Globally, the amount raised from stock market flotations is down 46 per cent on 2011 year-to-date. Hong Kong, one of the busiest listing venues in recent years has seen a particularly dramatic drop, with deal volumes falling 85 per cent in the first five months of 2012 versus the same period last year.
While Europe, which has been buffeted by the euro zone debt crisis, has seen little IPO activity of any note for almost a year, the U.S. had until recently proved more resilient.
That all changed earlier this month, with the market now suffering from the fallout of Facebook's IPO debacle.
The market slump is likely to put pressure on other planned IPOs, such as motor racing firm Formula One's planned $3 billion Singapore flotation. Despite expectations the deal will be priced next month, Formula One chairman Peter Brabeck said last week he had yet to give the final go-ahead.
"Appetite for new listings is pretty weak generally because of the macro situation," said Eugene Mak, an analyst at brokerage Core Pacific Yamaichi in Hong Kong.
Graff, the fourth major IPO to be called off in Asia this week, had been due to price its Hong Kong IPO on Friday, putting it on the verge of becoming Asia's biggest completed flotation so far this year. But investors baulked, spooked by market-wide fears over the euro zone crisis and China's economic slowdown.
Some analysts and fund managers had already begun questioning Graff's valuation before Wednesday's global market sell-off, citing a slowdown in luxury spending in China.
The jeweller, which had planned to raise capital to help build a bigger Asian business centring on China, pulled its IPO as European and U.S. markets tumbled more than 1 percent on Wednesday. Asian shares followed suit on Thursday, with an MSCI pan-Asia index falling 1.6 per cent.
Rival Tiffany & Co had added to the pressure, cutting its sales forecast last week and blaming slower demand from key markets such as China.
"Consistently declining stock markets proved to be a significant barrier to executing the transaction at this time," Graff, due to make its debut next week, said in a statement.
A slump in Asian equities in the past week has already derailed three major IPOs aiming to raise a combined total of up to $1.37 billion: two in Hong Kong and one in Singapore.
The value of IPOs pulled in Asia ex-Japan has jumped to $7.7 billion so far in 2012 from 46 planned offerings, up from $5.8 billion, according to Thomson Reuters data. Hong Kong accounted for most of the scrapped deals.
Hong Kong's benchmark Hang Seng index has plunged 12 per cent since May 7, when Graff executives, its bankers and advisers began meeting institutional investors and fund managers to gauge demand for the offering.
Stocks in the luxury goods sector have been hit particularly hard, with Chow Tai Fook down about 23 per cent over the same period and Tiffany falling 14 per cent.
Credit Suisse Group, Deutsche Bank, Goldman Sachs and Morgan Stanley were hired as joint global coordinators on the Graff IPO. Rothschild acted as financial adviser to the London company on the transaction.
CRISIS OF CONFIDENCE
This month both Georgia's state railways monopoly and Russian real estate investor O1 Properties pulled planned London listings, blaming volatile markets as uncertainty over the future of Greece deterred investors from taking the risk of putting money into IPOs and emerging markets.
Facebook's high profile IPO shambles -- hit by technical glitches which disrupted its first-day of trading, lawsuits targeting underwriters for selectively sharing changes to analyst forecasts, and a more than 25 per cent drop in its share price -- has also knocked investor confidence.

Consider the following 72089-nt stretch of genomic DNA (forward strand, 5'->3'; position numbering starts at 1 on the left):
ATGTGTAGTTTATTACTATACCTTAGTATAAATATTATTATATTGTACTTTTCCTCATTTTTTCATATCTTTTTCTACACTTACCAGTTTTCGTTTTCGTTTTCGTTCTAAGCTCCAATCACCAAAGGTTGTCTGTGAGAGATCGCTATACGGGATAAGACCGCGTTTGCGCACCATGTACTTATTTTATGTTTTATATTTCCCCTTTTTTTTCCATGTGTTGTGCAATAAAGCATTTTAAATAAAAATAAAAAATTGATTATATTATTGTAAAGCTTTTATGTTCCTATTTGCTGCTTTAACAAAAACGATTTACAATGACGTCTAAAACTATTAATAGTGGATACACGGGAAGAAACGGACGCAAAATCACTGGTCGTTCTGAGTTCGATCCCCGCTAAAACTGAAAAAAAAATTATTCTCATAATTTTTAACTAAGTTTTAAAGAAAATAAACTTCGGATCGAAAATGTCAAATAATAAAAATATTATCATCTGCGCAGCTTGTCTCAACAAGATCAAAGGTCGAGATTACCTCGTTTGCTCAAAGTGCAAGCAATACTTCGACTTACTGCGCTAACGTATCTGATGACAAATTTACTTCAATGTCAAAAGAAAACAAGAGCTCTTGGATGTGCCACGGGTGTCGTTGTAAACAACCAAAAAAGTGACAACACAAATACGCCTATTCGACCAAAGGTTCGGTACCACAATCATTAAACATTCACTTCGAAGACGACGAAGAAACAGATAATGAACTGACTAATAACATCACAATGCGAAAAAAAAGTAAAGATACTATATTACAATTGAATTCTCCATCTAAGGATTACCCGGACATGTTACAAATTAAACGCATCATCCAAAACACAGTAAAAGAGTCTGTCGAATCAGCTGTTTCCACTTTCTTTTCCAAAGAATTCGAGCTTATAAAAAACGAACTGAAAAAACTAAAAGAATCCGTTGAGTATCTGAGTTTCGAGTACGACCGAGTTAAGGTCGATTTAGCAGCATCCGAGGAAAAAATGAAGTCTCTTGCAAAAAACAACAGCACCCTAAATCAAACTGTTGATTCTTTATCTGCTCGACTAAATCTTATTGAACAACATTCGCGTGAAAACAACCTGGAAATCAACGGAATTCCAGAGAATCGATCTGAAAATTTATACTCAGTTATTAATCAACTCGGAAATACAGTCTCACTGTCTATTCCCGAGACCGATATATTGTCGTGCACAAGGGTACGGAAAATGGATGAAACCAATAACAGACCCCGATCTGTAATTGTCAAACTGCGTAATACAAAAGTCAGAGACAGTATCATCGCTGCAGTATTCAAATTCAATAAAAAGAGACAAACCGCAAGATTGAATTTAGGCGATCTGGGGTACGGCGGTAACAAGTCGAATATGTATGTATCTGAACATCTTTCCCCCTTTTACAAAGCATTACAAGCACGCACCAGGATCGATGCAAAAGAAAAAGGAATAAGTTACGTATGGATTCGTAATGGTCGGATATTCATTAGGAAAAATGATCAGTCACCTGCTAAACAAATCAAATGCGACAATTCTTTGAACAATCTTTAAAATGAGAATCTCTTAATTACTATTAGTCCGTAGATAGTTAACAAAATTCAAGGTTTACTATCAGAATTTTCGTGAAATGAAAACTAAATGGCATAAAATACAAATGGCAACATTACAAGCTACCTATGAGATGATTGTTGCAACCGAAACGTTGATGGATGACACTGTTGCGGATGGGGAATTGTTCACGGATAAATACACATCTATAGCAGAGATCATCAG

Twelve 12 U.S. IPOs have been withdrawn or postponed in May.
"This has created a crisis of confidence.," said Scott Sweet, managing partner at IPO Boutique. "The companies still in the pipeline will stay in the pipeline. There is no reason to rush out when the grand daddy of them all has come and gone and left an indelible negative impression."
For now, companies continue to press ahead with offerings in Asia. Malaysia launched on Thursday the biggest Asian IPO to hit the road so far this year: a $3 billion offer in Felda Global Ventures Holdings Bhd, the world's third-largest palm plantation operator. It is preparing for a market debut on June 28.
Felda is not expected to suffer the same fate as Graff. So-called cornerstone investors are taking about two-thirds of the shares, and the Malaysian government is using the sale to deliver a windfall of more the $500 million to tens of thousands of landholders ahead of an expected election.
"The chance of it being successfully listed is quite high," said Alan Tan, fund manager for Asian equities at Lion Global Investors in Singapore.
The biggest IPO still in the Asian pipeline is Chinese state-owned insurer PICC Group, which plans to raise up to $6 billion in a Hong Kong-Shanghai dual listing. IPOs from Chinese state-owned entities could be less sensitive to market volatility because they tend to be supported by funds of other government companies and by China's sovereign wealth fund.
Deals from so-called defensive sectors such as utilities or high-dividend companies should also fare better in the current market, though no IPOs are seen as easy sells, bankers said.
Formula One, whose revenues are underpinned by multi-year contracts, could appeal to defensive-minded investors, although one banker not involved in the IPO noted: "Even so, they would be quite brave to do it."
While those working in the market said the so-called IPO window could reopen later in the year, this would depend on China easing monetary policy and Europe finding some kind of resolution to its debt crisis.
"Bankers aren't very optimistic for the second half, it's going to be very difficult," said one Hong-Kong based capital markets lawyer.
Copyright @Thomson Reuters 2012